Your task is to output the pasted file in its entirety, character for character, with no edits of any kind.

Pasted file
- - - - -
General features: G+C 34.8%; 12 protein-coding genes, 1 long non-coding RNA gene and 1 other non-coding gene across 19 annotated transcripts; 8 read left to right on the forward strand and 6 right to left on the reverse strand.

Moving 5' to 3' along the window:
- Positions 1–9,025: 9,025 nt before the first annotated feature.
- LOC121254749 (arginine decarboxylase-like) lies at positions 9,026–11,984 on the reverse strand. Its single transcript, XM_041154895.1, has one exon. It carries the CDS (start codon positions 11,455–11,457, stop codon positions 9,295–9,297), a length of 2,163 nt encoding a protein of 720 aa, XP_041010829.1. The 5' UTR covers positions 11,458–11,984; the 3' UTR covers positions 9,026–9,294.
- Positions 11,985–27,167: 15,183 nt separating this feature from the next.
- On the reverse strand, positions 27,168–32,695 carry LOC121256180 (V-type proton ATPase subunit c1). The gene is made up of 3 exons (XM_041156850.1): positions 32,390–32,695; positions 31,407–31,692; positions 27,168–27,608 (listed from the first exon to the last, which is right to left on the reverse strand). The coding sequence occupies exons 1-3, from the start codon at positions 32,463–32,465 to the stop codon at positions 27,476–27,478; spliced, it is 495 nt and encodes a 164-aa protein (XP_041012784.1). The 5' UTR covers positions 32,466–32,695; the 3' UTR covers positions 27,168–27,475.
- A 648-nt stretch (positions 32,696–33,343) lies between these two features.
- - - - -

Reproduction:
General features: G+C 34.8%; 12 protein-coding genes, 1 long non-coding RNA gene and 1 other non-coding gene across 19 annotated transcripts; 8 read left to right on the forward strand and 6 right to left on the reverse strand.

Moving 5' to 3' along the window:
- Positions 1–9,025: 9,025 nt before the first annotated feature.
- LOC121254749 (arginine decarboxylase-like) lies at positions 9,026–11,984 on the reverse strand. Its single transcript, XM_041154895.1, has one exon. It carries the CDS (start codon positions 11,455–11,457, stop codon positions 9,295–9,297), a length of 2,163 nt encoding a protein of 720 aa, XP_041010829.1. The 5' UTR covers positions 11,458–11,984; the 3' UTR covers positions 9,026–9,294.
- Positions 11,985–27,167: 15,183 nt separating this feature from the next.
- On the reverse strand, positions 27,168–32,695 carry LOC121256180 (V-type proton ATPase subunit c1). The gene is made up of 3 exons (XM_041156850.1): positions 32,390–32,695; positions 31,407–31,692; positions 27,168–27,608 (listed from the first exon to the last, which is right to left on the reverse strand). The coding sequence occupies exons 1-3, from the start codon at positions 32,463–32,465 to the stop codon at positions 27,476–27,478; spliced, it is 495 nt and encodes a 164-aa protein (XP_041012784.1). The 5' UTR covers positions 32,466–32,695; the 3' UTR covers positions 27,168–27,475.
- A 648-nt stretch (positions 32,696–33,343) lies between these two features.